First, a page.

The non-use of force commitment in the European Parliament and in the subsequent letters Saakashvili sent to the UN, the Organization for Security and Cooperation in Europe (OSCE) and several Western leaders was a formalization of what began in August, when he told the Russian radio station Ekho Moskvy that Georgia planned to minimize the threat of renewed Russian aggression by “officially formalizing” the fact that it has no intention “to use military force against the Russian occupation.” In Saakashvili’s view, Georgia’s unilateral decision would “quell and disarm” those in Russia who are thinking of solving the “Georgian question” by military means (http://echo.msk.ru/programs/beseda/706011-echo). That Saakashvili made the formal announcement in the European Parliament, Georgian analysts argue, has symbolic significance underlining Georgia’s European identity.
But the pledge, first and foremost, should be considered within the context of the latest NATO decisions on Georgia and the meeting Saakashvili held with Obama. Making Tbilisi feel comfortable with the Russia “reset policy” has long been problematic for the Obama administration, despite many statements in Washington that Georgia’s sovereignty and territorial integrity would not consequently be jeopardized. After the Obama-Saakashvili meeting and the recent NATO commitments vis-à-vis Georgia, Tbilisi feels more assured. Many Western leaders from the EU and the US highly praised the Georgian president’s new initiative (http://www.president.gov.ge/index.php?lang_id=GEO&sec_id=226&info_id=5915).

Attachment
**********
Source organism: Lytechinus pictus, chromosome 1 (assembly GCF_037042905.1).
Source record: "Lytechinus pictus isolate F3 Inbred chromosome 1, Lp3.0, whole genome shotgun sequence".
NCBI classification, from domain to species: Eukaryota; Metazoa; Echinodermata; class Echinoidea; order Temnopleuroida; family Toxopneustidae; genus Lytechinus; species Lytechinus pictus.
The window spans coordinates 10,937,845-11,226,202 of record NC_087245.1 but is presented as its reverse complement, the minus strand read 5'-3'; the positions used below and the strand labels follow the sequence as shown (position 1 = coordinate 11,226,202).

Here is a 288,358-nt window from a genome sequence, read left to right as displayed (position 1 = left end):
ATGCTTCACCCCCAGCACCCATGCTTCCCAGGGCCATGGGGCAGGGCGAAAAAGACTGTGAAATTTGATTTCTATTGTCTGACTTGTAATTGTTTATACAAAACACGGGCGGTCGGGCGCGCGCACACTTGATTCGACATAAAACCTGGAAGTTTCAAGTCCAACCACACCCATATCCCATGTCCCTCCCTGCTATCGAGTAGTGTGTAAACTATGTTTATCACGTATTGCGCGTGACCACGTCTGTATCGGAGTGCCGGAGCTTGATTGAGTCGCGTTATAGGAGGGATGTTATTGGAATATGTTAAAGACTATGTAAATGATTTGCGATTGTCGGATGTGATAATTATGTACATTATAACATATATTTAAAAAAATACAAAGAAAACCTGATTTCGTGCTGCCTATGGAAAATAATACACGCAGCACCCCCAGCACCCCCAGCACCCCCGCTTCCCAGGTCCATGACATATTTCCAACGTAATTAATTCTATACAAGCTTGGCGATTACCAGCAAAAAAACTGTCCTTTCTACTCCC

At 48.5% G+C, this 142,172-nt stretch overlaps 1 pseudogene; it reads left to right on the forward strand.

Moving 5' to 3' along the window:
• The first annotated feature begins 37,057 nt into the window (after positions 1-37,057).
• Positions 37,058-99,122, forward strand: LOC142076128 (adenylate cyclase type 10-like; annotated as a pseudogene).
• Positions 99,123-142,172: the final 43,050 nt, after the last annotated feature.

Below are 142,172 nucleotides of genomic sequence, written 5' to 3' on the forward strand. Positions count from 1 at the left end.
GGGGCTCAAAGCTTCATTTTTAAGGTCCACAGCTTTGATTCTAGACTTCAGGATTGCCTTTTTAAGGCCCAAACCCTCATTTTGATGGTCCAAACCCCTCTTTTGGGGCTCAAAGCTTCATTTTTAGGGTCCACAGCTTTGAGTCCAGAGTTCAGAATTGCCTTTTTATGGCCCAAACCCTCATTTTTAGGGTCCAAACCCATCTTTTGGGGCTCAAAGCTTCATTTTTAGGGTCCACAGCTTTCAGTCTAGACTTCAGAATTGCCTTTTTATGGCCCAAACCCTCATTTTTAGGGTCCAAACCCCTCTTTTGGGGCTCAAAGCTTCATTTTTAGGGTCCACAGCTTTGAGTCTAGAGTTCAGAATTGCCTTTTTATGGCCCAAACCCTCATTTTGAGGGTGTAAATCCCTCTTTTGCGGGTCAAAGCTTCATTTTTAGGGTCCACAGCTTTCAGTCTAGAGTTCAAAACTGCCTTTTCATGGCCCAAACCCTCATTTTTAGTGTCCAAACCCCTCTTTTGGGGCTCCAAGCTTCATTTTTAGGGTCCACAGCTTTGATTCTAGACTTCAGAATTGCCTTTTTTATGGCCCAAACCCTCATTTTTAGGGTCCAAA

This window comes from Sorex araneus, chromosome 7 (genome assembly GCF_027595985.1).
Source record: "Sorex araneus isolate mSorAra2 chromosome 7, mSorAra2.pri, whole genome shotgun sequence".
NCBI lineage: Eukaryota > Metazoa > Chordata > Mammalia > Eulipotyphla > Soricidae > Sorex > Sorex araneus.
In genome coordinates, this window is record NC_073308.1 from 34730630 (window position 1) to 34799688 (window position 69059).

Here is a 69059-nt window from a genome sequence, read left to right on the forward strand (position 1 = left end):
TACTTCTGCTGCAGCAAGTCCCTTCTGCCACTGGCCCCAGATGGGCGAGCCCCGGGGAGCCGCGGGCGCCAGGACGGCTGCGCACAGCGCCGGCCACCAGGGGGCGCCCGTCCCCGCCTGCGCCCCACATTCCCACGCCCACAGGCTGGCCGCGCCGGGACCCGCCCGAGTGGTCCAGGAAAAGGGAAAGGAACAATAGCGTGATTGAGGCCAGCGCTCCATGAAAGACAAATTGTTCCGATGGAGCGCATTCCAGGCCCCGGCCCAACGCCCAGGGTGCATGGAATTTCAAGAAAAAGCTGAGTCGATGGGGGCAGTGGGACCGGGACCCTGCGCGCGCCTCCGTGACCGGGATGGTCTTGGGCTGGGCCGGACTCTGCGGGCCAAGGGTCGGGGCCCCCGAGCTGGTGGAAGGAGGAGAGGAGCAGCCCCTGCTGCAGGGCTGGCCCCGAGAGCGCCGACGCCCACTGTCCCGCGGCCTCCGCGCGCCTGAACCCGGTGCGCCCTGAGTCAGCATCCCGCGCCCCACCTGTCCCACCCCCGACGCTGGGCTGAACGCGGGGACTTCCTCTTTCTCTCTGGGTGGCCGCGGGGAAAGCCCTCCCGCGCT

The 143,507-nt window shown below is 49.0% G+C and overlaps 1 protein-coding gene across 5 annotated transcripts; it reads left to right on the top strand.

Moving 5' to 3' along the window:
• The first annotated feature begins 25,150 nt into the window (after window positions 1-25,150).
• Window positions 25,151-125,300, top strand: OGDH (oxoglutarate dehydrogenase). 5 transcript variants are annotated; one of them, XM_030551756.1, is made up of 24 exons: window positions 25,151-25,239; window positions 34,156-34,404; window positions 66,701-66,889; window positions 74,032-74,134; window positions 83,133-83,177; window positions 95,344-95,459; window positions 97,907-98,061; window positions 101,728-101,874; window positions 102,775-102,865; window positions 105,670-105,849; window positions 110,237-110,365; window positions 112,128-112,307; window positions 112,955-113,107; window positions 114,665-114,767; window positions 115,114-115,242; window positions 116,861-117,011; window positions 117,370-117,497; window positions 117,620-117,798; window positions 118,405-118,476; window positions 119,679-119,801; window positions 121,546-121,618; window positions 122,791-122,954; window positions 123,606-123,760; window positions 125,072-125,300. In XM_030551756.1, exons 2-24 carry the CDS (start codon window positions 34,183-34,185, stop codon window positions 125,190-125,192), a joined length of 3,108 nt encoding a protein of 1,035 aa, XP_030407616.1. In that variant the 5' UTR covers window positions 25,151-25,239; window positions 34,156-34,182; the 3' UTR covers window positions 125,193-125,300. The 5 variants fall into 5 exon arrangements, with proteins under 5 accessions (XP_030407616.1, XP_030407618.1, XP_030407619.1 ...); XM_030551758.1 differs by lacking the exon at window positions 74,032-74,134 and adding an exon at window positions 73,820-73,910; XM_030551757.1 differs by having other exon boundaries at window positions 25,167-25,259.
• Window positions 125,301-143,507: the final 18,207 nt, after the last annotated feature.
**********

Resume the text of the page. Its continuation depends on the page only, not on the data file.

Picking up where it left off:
Nonetheless, Georgia remains vulnerable. Not yet a NATO member and without any international security guarantees, it faces many significant challenges, all stemming from the fact that building a sovereign democracy under Russia’s shadow is a daunting task. With some 12,000 Russian troops stationed in the Russian-occupied Georgian lands of Abkhazia and the Tskhinvali region/South Ossetia and hundreds of thousands of victims of ethnic cleansing from those territories unable to return home, Tbilisi’s constructive unilateralism may minimize the risk of renewed Russian aggression but in isolation it cannot remove it. What Tbilisi needs most is greater US and European engagement in resolving its outstanding problems with Moscow. Now that Georgia has vowed that it has no plans to end the Russian occupation by military means, the undeclared Western arms embargo against Tbilisi must, logically, end and the country should be provided with sophisticated defenses to further diminish the risk of a new invasion. But even more importantly, the patience and maturity of the Georgian government must be rewarded by more closely embracing the country and, perhaps the entire South Caucasus region.